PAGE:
Architects go to war every day: KTP chief testifies in Sofia inquiry

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Updated 6.30pm

Architects often find themselves caught up between different authorities and their disgruntled clients, the president of the profession’s regulatory body told court on Friday, urging for one centralised entity that regulated the building industry. 

“It’s like going to war every day. You either fight with some entity or with the client,” Kamra tal-Periti (Chamber of Architects) president Andre’ Pizzuto said.

Pizzuto was testifying in the public inquiry into the death of Jean Paul Sofia, a 20-year-old who was buried under the remains of a timber factory that was being constructed at Corradino.

The chamber’s president said that reforming the building sector was a slow-moving process.

Up until a few years ago, “conscientious” architects often went beyond the remit of their profession to impose standards on building contractors. Back then, standards were considered an extra expense, while architects were viewed as an added inconvenience, he said.

A series of collapses, followed by the death of Miriam Pace and Sofia, brought about a shift in public opinion and a growing awareness of the gravity of the situation.

But rather than the series of entities that have been set up to regulate the sector, giving rise to a series of gaps in the system, the chamber is proposing one central authority that would set building and construction regulations as well as issue licences of all labourers working in construction, Pizzuto said.

Such a system would function in a simple manner: “it would be subject to one condition, namely that we live in a normal country where each player knows what they are doing,” Judge Emeritus and chair of the board Joseph Zammit McKeon said.

“But if one of those fails along the way, who would bring him in check,” Zammit McKeon asked. 

The current system is amateurish, replied Pizzuto, citing by way of example a recently proposed regulation that would, among others, allow a builder “over the age of 18” to be issued with a contractor’s licence to oversee workers. 

Pizzuto drew comparison with large private projects that adopted a  “sophisticated set up” of skilled workers, quality assurance and control and insurance cover.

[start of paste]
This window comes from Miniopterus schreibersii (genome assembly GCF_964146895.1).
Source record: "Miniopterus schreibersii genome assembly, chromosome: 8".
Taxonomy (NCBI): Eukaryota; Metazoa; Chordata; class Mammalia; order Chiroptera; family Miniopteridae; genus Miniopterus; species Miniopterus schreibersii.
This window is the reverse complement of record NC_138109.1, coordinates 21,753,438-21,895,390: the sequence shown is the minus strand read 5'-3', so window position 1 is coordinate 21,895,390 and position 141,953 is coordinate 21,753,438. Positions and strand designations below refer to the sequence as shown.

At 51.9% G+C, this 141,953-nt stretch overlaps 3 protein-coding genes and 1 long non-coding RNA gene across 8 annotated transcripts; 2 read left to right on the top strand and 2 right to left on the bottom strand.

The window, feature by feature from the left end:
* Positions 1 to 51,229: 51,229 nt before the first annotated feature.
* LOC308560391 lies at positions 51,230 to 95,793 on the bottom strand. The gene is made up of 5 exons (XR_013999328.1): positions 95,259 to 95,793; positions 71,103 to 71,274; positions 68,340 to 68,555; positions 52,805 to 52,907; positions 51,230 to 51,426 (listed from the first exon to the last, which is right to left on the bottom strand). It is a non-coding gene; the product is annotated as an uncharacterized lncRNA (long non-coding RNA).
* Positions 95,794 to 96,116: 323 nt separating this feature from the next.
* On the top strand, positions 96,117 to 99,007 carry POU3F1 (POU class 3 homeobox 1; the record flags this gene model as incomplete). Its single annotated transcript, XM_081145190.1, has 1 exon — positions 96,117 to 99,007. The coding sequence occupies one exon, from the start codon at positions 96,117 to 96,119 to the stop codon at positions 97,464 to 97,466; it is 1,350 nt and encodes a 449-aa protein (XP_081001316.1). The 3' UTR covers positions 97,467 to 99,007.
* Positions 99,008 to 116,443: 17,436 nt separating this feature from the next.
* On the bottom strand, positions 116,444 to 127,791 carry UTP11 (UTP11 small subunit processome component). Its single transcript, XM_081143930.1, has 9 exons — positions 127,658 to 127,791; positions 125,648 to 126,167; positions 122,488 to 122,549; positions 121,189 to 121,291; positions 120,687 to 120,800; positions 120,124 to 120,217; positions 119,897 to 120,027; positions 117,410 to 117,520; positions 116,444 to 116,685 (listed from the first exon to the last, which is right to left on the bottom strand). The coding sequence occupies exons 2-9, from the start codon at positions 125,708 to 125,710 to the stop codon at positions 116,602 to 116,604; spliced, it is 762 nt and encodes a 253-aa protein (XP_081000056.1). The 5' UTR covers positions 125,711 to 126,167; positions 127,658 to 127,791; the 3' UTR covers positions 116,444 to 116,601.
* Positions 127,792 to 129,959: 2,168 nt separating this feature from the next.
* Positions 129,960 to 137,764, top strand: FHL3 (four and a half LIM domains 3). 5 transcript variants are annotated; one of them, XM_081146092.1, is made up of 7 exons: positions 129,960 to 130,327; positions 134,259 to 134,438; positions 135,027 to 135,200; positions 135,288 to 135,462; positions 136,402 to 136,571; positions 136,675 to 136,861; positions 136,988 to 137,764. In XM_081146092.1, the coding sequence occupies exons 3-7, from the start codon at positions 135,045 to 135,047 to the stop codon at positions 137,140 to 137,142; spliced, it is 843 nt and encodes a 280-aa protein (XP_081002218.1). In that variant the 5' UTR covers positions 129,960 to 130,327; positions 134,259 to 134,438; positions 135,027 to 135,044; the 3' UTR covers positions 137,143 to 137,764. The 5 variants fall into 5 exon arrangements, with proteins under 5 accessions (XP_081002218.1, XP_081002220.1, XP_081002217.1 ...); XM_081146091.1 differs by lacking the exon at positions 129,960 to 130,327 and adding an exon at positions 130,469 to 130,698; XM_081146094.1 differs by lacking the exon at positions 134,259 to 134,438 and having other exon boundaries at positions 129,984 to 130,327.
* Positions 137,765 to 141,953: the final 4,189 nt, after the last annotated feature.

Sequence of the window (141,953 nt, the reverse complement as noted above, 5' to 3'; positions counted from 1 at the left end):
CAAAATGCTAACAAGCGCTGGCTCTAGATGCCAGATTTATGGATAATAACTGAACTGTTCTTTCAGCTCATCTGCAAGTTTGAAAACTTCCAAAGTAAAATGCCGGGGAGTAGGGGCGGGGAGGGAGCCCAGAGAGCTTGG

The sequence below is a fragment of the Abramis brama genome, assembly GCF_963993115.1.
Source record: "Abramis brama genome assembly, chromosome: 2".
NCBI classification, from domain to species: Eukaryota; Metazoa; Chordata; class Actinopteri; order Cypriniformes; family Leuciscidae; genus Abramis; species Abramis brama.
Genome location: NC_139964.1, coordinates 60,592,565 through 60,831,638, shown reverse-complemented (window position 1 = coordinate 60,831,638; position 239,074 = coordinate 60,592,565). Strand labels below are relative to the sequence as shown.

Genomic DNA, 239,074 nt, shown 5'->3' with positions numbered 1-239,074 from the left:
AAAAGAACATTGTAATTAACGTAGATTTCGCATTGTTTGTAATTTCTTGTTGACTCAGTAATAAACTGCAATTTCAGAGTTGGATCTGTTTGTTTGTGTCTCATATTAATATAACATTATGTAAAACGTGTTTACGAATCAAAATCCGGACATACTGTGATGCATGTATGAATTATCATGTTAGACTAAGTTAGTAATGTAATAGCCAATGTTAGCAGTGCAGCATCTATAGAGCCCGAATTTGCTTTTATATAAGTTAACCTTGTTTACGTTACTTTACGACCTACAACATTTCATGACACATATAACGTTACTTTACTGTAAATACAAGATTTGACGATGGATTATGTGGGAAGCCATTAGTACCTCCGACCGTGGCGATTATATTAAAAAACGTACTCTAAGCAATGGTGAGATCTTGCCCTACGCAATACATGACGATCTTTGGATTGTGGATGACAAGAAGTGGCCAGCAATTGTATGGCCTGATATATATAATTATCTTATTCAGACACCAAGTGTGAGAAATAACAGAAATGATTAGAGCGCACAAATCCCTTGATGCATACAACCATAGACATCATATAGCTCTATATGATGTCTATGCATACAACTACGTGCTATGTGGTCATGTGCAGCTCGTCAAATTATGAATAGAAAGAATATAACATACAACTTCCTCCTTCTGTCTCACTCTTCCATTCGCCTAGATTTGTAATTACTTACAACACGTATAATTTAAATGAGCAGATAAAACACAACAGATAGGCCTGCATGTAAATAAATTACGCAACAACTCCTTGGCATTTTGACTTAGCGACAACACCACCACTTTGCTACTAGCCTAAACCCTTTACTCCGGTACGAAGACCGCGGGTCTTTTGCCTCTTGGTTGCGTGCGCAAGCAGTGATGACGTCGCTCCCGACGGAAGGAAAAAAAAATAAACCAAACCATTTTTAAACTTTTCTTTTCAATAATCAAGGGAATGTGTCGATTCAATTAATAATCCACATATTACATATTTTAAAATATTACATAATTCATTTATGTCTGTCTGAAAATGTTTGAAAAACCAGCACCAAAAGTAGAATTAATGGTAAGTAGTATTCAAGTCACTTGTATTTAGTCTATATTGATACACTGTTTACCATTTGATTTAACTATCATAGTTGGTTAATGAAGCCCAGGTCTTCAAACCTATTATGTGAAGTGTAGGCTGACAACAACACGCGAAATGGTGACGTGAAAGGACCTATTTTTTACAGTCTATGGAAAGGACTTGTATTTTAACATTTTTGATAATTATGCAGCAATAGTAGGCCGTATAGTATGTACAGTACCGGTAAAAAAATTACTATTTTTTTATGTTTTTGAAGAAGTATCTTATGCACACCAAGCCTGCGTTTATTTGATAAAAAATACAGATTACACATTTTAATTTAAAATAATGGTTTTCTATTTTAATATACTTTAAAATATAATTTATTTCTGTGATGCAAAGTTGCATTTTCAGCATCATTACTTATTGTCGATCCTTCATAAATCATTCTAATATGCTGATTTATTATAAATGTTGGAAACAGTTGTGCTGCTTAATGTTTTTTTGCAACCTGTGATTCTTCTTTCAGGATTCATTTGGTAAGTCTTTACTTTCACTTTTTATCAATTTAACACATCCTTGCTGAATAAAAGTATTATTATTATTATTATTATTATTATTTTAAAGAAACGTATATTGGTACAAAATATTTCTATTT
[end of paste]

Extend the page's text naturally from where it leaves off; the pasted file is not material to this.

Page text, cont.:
“Accidents do not happen there. The set up provides for checks upon checks. Accidents happen in small and medium projects.”

Is it time for a moratorium? 

Pizzuto said the chamber had put many proposals to the Building and Construction Authority, however, the drafts it received in reply were nothing but “shocking”.

These included having an architect  – who is not the same one that designd the project – appointed by a contractor to certify that the contractor himself is capable of carrying out the project.  

Pizzuto decried lack of national building regulations that guide architects. 

Asked by the chair whether it was “time for a moratorium, putting all development on hold until we put our house in order”, the witness said that that measure was “rather controversial and extreme”.

He did, however, acknowledge a sense of urgency.

“There’s a need to roll up our sleeves. We don’t need to reinvent the wheel. We need to implement existing standards: that’s all.”

The chamber itself has already issued “design codes” setting standards for the profession rather than wait for “20 or 30 years” on the authorities to come up with such codes. 

The anonymous BCA team

Pizzuto also expressed concern about the anonymity of architects engaged by BCA to check method statements. 

That practice was unethical and illegal, he said.

The situation had given rise to a “blatant conflict of interest” and an offence in terms of the Periti Act. 

Describing the situation as “obscene”, Pizzuto said that an architect should not write a method statement for the contractor.

“While the anonymous BCA team requests alterations to the method statement, it is the architect that is having to shoulder responsibility.” 

‘Hostage negotiators’

In his testimony, Pizzuto claimed architects often found thelselves caught up between different entities, having to step in as “hostage negotiators” to “extract the client from the trap they find themselves in on account of these entities”. 

This was leading to architects giving up the profession or moving abroad.

“It’s tragic,” observed Pizzuto, describing how architects “went to war each day” waging battle with one entity or another, or with their clients. 

Pizzuto said the BCA should have jurisdiction over all buildings, regulations and enforcement.

KTP resources

As questions turned to the chamber’s resources, the witness said that funding came primarily from membership fees and events. 

However, “to be fair”, the current administration was helping the chamber “quite a lot”. 

“The minister is receptive to our proposals. He also gave us a budget to develop a digital platform.” 

A state of anarchy 10 years ago: Building Industry Construction Council chair